0

I have a bash script with a line like this:

/usr/bin/time rsync -av user@host:/some/remote/path/ /some/nfs/path/

Sometimes, the output looks like this:

0.03user 0.02system 0:00.21elapsed 26%CPU (0avgtext+0avgdata 4652maxresident)k
0inputs+152outputs (0major+2334minor)pagefaults 0swaps
receiving incremental file list
2019-07-17/
2019-08-01/
2019-08-01/12:17.csv
sent 416 bytes  received 281706 bytes  564244.00 bytes/sec
total size is 820553959  speedup is 2908.51

That is, with the output of time before the output of rsync! Needless to say, this makes interpretation of the log more annoying that it would otherwise be.

I should add that this script writes all it output to a log file; somewhere near the top, it does:

exec >>$LOG_FILE 2>&1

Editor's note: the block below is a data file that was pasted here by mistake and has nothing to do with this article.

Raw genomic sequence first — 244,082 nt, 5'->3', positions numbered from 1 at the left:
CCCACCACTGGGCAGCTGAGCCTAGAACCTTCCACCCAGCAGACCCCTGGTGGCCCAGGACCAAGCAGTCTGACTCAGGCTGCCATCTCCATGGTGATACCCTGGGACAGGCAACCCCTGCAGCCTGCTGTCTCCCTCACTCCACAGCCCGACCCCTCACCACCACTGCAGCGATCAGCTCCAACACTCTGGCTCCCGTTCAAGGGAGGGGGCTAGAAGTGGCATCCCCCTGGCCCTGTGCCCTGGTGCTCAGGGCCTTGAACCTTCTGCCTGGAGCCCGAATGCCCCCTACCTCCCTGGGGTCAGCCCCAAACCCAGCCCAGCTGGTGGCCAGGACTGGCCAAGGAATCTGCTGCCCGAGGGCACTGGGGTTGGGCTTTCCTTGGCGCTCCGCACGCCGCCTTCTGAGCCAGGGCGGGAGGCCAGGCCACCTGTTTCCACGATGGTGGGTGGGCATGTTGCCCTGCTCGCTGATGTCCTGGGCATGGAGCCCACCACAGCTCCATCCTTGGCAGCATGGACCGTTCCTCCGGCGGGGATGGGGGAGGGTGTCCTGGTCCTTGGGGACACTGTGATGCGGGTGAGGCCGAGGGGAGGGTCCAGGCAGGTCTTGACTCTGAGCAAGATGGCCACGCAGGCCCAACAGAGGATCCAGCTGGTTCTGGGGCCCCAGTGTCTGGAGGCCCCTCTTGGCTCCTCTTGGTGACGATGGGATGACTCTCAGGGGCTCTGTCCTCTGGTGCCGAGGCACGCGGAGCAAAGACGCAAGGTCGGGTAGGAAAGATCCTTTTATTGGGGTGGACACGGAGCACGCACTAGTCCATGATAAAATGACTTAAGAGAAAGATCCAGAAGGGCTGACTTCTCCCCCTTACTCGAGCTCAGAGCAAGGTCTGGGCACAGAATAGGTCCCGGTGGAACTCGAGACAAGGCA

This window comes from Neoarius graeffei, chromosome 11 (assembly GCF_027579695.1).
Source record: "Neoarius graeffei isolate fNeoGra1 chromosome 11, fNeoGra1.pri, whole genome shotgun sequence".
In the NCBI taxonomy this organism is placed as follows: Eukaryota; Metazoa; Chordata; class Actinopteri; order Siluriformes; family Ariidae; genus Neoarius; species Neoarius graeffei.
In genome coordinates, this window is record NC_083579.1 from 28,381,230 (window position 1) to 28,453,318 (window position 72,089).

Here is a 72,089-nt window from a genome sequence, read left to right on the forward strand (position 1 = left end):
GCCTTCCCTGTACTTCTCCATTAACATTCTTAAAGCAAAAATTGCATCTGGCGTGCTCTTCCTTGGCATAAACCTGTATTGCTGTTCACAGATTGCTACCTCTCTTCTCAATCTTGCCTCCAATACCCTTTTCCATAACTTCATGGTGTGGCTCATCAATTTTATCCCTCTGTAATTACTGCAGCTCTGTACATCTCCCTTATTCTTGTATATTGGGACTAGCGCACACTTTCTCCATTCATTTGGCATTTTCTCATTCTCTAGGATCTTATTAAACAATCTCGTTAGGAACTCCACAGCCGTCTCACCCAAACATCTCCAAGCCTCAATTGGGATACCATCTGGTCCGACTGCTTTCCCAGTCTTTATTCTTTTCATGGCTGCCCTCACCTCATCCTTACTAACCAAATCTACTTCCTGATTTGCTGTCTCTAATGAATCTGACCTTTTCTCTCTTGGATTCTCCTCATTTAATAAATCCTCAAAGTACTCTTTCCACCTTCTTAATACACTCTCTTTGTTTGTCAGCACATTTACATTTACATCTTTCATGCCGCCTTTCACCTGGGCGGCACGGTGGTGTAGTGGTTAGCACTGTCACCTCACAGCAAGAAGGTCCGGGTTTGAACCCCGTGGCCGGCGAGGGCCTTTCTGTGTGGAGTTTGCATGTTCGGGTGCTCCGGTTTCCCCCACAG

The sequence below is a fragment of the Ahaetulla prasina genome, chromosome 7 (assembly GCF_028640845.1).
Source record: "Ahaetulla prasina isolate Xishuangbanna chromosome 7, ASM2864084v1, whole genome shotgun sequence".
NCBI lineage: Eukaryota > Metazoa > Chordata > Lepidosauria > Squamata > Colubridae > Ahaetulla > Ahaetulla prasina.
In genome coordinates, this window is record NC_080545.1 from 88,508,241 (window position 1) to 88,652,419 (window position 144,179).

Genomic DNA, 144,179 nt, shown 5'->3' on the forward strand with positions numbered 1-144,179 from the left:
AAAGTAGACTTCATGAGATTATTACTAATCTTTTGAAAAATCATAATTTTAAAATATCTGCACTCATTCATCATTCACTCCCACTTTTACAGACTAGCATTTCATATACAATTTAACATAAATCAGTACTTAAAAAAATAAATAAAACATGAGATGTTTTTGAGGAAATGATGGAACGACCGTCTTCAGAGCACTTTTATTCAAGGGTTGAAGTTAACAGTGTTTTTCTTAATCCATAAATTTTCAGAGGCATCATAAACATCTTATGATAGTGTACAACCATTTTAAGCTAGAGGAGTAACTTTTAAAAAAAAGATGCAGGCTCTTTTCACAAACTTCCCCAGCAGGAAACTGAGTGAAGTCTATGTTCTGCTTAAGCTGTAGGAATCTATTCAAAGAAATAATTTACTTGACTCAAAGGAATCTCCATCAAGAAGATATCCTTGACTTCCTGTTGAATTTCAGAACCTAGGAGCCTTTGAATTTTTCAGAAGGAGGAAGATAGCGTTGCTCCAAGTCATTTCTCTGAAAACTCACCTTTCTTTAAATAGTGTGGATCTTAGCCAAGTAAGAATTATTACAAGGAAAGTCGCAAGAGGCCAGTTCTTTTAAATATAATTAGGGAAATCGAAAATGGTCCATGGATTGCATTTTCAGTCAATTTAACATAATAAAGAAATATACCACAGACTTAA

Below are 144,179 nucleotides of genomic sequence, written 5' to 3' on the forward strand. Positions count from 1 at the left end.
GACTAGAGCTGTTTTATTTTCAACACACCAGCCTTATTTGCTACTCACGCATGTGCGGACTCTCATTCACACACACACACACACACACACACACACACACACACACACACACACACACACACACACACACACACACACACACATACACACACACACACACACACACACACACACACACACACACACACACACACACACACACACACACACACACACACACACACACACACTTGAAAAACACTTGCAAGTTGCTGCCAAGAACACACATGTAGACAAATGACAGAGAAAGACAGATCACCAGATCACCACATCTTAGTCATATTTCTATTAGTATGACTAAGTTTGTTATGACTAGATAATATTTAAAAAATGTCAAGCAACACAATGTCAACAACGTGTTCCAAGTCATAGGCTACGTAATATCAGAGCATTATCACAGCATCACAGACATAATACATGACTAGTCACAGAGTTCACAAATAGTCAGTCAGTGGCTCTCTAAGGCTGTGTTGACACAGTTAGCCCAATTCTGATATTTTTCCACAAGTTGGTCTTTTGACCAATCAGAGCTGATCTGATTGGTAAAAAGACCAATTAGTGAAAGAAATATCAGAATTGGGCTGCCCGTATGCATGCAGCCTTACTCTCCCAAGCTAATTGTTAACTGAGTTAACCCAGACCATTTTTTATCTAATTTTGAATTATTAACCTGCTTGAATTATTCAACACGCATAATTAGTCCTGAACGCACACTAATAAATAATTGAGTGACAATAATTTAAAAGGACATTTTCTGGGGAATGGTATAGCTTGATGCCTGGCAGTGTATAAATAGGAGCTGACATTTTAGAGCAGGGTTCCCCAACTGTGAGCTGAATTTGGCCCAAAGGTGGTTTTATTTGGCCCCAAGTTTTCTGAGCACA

So, for both time and rsync, standard output and standard error are the same file descriptor, a handle to a disk file.

I have also tried this script using bash's time builtin, and i believe i have seen the same behaviour.

How is this happening? Something to do with stderr vs stdout buffering? Something to do with rsync forking a subprocess which outlives the top-level process?

Moreover, how can i stop this happening?

5
  • Buffering, yes. If you're really looking to parse time's output, why aren't you using its option for saving output to a file (-o, IIRC)?
    – muru
    Aug 1, 2019 at 12:58
  • @muru I don't want to parse time's output. Aug 1, 2019 at 16:13
  • Then "interpretation of the log" is just human interpretation?
    – muru
    Aug 1, 2019 at 18:13
  • @muru Yes, it's just me reading it! And that is much easier if the time output is in a consistent place. Aug 2, 2019 at 9:36
  • In that case, consider using that option anyway, and using cat on that file after the command completes.
    – muru
    Aug 2, 2019 at 9:47

1 Answer 1

-1

try this:

/usr/bin/time sh -c 'rsync -av user@host:/some/remote/path/ /some/nfs/path/'

You must log in to answer this question.

Not the answer you're looking for? Browse other questions tagged .